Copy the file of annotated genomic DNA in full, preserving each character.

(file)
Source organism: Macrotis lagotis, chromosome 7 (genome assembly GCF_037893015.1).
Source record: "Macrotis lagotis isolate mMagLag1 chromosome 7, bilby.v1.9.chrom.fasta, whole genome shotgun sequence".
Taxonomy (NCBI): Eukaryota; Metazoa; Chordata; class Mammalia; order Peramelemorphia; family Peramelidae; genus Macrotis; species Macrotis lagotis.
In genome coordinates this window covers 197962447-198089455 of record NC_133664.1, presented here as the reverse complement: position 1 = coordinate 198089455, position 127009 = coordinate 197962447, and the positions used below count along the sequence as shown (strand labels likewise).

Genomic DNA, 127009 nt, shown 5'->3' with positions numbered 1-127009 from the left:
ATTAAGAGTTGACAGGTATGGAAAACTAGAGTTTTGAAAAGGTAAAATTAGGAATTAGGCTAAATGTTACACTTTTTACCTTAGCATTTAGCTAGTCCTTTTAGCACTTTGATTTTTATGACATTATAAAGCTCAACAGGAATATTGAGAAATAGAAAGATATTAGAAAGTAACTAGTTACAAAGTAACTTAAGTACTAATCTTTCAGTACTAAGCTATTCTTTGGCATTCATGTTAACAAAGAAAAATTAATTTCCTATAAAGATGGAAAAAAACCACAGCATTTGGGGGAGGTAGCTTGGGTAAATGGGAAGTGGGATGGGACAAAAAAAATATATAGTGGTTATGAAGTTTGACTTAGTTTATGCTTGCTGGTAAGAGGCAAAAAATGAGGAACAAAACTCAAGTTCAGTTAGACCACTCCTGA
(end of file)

Source organism: Macrotis lagotis, chromosome 7 (genome assembly GCF_037893015.1).
Source record: "Macrotis lagotis isolate mMagLag1 chromosome 7, bilby.v1.9.chrom.fasta, whole genome shotgun sequence".
Taxonomy (NCBI): Eukaryota; Metazoa; Chordata; class Mammalia; order Peramelemorphia; family Peramelidae; genus Macrotis; species Macrotis lagotis.
In genome coordinates this window covers 197962447-198089455 of record NC_133664.1, presented here as the reverse complement: position 1 = coordinate 198089455, position 127009 = coordinate 197962447, and the positions used below count along the sequence as shown (strand labels likewise).

Genomic DNA, 127009 nt, shown 5'->3' with positions numbered 1-127009 from the left:
ATTAAGAGTTGACAGGTATGGAAAACTAGAGTTTTGAAAAGGTAAAATTAGGAATTAGGCTAAATGTTACACTTTTTACCTTAGCATTTAGCTAGTCCTTTTAGCACTTTGATTTTTATGACATTATAAAGCTCAACAGGAATATTGAGAAATAGAAAGATATTAGAAAGTAACTAGTTACAAAGTAACTTAAGTACTAATCTTTCAGTACTAAGCTATTCTTTGGCATTCATGTTAACAAAGAAAAATTAATTTCCTATAAAGATGGAAAAAAACCACAGCATTTGGGGGAGGTAGCTTGGGTAAATGGGAAGTGGGATGGGACAAAAAAAATATATAGTGGTTATGAAGTTTGACTTAGTTTATGCTTGCTGGTAAGAGGCAAAAAATGAGGAACAAAACTCAAGTTCAGTTAGACCACTCCTGA